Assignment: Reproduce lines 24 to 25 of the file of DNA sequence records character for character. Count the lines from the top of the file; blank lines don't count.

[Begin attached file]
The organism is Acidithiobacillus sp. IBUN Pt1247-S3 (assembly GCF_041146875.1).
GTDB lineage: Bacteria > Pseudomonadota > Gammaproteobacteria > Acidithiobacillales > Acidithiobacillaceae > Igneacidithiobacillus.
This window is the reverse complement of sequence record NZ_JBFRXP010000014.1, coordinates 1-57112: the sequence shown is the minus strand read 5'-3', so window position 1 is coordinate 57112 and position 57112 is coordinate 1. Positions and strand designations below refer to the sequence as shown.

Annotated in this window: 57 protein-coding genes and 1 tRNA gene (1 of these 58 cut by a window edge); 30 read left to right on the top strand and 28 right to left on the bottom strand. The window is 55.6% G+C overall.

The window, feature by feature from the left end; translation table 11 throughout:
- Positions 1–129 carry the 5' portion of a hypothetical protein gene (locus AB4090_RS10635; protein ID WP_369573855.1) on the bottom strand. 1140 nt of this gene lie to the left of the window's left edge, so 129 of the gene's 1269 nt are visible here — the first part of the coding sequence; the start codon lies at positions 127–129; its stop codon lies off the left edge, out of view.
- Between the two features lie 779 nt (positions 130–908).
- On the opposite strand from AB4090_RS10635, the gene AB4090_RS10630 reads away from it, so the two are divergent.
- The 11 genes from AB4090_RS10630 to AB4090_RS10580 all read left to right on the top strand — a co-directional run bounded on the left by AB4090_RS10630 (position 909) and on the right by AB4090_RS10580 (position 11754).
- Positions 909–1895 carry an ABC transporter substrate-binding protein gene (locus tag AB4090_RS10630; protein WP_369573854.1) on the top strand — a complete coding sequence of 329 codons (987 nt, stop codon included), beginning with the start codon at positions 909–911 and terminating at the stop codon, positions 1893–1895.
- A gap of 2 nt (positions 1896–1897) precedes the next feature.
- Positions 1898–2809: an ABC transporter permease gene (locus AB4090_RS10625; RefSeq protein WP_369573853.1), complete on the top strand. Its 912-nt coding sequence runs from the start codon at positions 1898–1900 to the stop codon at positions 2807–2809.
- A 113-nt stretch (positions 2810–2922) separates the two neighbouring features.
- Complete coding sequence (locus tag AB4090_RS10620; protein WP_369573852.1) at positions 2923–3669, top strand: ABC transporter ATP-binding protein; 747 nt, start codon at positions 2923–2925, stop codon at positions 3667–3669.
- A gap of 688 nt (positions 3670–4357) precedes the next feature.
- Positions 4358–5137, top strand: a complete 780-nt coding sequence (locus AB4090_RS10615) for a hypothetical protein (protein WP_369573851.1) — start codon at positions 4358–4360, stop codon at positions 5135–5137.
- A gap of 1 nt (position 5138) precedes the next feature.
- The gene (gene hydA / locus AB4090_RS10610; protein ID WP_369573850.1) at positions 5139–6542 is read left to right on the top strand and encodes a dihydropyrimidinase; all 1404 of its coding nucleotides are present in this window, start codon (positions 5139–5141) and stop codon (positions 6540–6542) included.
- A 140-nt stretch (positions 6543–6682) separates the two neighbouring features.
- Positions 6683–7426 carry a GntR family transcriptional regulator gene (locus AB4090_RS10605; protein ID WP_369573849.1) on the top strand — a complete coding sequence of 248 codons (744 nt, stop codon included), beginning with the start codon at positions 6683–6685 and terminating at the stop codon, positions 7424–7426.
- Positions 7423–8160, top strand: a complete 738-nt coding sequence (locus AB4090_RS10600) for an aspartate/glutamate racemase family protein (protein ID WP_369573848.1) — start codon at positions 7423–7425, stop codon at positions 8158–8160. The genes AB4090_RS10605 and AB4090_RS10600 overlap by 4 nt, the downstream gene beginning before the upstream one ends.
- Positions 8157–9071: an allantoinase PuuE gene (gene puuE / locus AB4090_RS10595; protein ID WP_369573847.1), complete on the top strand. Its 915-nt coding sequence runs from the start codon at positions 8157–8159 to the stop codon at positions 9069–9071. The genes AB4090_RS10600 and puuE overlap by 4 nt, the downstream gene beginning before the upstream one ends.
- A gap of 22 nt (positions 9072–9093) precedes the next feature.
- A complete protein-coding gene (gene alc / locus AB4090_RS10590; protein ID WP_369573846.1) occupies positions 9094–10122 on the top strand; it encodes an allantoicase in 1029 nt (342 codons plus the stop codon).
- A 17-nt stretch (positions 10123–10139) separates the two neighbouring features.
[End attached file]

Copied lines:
- A complete protein-coding gene (gene alc / locus AB4090_RS10590; protein ID WP_369573846.1) occupies positions 9094–10122 on the top strand; it encodes an allantoicase in 1029 nt (342 codons plus the stop codon).
- A 17-nt stretch (positions 10123–10139) separates the two neighbouring features.